NCPA - National Center for Policy Analysis


May 10, 2005

If medical research mirrored reality, promising drugs would be tested extensively in patients who need them most: frail, elderly people who also take other drugs. But that's not the way the research world works, says USA Today.

A shortage of elderly patients in clinical studies equals a shortage of evidence, and doctors say the elderly data gap is one of the more challenging medical problems an aging America must confront.

The lack of data means:

  • Doctors, drugmakers and federal regulators cannot always predict how a drug or procedure will affect older patients.
  • Doctors prescribing certain drugs for people 75 and older must base their decisions partly on results from studies in younger patients, partly on their clinical experience and partly on guesswork.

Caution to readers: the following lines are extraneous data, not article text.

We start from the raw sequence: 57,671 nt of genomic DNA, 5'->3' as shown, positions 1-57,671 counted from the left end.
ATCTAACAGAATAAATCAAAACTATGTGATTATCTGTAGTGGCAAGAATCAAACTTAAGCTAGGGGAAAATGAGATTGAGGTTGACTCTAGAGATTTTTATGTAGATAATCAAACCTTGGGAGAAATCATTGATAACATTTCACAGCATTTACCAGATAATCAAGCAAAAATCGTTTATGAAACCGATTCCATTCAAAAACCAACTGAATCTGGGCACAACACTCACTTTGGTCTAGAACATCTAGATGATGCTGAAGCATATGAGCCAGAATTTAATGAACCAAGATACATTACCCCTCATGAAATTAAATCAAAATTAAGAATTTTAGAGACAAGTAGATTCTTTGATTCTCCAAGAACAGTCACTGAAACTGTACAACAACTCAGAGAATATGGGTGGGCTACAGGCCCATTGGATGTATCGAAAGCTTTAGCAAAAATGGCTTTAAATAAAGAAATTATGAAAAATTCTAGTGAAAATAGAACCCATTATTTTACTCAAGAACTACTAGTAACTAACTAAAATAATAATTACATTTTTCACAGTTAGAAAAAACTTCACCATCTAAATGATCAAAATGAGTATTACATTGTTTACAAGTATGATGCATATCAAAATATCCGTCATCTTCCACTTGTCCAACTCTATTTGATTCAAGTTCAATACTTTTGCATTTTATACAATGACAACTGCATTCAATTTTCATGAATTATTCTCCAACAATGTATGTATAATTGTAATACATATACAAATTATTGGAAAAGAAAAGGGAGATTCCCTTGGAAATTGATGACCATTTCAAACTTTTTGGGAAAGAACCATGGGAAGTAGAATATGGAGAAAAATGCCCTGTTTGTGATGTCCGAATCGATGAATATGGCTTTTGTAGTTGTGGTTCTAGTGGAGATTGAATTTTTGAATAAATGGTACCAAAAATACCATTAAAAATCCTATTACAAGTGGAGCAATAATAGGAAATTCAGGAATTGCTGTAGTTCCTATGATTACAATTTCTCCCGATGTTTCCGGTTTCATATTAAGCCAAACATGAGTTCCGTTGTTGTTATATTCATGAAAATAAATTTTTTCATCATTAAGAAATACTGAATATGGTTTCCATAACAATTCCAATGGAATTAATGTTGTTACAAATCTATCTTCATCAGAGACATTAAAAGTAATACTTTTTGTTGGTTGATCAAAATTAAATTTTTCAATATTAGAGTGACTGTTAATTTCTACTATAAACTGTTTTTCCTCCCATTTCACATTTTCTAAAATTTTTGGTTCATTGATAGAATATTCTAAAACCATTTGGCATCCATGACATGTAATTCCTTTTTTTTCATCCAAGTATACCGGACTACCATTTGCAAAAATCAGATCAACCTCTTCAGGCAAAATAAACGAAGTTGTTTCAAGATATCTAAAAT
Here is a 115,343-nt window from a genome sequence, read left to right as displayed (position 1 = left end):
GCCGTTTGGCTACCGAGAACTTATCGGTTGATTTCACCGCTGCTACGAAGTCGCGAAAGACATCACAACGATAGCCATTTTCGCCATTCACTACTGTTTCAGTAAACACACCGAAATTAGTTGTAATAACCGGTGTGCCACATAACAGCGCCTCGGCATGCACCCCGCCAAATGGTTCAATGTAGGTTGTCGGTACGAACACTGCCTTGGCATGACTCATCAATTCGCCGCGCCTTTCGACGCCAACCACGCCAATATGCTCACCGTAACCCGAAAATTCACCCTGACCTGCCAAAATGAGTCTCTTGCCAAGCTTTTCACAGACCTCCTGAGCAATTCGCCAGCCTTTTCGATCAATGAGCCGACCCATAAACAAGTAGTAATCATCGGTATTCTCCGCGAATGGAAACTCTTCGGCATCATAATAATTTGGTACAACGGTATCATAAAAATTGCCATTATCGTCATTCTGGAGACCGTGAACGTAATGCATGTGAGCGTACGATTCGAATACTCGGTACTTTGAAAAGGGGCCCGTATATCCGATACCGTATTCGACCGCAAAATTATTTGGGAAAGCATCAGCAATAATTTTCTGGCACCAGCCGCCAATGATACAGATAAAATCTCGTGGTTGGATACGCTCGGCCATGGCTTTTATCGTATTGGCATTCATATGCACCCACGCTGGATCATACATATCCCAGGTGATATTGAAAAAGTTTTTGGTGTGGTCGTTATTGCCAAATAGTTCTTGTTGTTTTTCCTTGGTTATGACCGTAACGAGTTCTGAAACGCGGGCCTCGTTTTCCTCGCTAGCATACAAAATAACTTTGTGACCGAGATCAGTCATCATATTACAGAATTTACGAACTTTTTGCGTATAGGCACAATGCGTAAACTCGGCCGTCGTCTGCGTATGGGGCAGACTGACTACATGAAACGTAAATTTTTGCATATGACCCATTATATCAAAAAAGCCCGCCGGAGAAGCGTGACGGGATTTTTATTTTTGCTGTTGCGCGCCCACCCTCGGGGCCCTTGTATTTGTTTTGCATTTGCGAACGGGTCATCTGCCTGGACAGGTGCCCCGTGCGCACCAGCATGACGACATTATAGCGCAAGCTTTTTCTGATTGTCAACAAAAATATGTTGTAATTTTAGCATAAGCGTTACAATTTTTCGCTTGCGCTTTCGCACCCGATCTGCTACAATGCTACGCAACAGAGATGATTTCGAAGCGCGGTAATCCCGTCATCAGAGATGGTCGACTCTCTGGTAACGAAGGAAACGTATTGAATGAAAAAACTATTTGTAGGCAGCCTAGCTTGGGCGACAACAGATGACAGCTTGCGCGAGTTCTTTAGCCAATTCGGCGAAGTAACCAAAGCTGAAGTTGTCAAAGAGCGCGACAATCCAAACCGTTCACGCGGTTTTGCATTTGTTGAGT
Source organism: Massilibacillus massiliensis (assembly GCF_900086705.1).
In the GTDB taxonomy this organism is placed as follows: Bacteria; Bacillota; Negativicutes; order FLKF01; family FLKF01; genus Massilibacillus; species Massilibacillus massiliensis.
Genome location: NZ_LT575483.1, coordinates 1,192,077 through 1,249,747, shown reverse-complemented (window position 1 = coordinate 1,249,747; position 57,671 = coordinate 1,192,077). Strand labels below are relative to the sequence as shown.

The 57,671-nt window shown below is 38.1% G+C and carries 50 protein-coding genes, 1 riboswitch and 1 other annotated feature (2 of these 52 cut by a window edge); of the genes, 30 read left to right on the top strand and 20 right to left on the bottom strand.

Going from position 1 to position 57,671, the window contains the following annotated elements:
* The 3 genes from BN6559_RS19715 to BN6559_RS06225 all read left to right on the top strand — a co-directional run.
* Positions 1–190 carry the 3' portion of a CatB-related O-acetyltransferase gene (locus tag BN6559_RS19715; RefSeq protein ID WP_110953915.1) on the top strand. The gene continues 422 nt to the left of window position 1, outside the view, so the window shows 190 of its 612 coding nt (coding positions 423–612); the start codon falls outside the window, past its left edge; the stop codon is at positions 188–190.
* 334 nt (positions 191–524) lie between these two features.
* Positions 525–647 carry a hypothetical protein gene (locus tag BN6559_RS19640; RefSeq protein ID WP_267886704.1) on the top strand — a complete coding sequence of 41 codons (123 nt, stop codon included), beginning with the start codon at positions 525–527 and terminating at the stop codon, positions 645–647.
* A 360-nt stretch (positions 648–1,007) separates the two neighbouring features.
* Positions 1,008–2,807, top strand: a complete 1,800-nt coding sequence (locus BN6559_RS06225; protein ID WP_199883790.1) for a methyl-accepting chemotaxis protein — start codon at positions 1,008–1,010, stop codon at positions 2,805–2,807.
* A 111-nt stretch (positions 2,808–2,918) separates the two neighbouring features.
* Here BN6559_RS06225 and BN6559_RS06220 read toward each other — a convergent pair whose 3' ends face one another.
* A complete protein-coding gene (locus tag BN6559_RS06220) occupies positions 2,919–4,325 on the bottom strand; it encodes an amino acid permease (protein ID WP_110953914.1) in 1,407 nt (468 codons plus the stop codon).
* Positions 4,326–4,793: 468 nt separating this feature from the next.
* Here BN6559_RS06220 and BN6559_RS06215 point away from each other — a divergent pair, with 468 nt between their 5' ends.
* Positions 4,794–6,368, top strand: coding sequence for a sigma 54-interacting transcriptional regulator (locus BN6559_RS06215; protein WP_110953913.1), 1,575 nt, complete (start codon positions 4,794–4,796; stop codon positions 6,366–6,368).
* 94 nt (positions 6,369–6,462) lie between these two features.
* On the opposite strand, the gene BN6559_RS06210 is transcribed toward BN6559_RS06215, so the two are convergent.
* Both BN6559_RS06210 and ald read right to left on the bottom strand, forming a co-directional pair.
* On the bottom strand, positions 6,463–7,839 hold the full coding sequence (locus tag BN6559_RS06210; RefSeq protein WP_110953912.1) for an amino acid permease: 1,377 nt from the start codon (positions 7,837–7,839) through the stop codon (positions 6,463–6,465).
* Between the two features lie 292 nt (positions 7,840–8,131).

• Problems may emerge, as with non-steroidal painkillers and Baycol, only after the drugs reach the market.

USA Today says drug companies do not exclude patients from drug trials because they are too old but because they may be more likely to suffer potentially dangerous side effects or because their presence would make it harder for researchers to interpret the study?s results.

The Food and Drug Administration never has formally examined the representation of the elderly in clinical trials, but officials say heart studies include many patients in their 60s and 70s.

The lack of evidence from patients 75 and older has tied the hands of the doctors who write the guidelines other doctors use to guide their decisions. USA Today says doctors must use their best judgment because the guidelines are silent.

Source: Steve Sternberg, "A Bitter Pill for Older Patients," USA Today, May 5, 2005.

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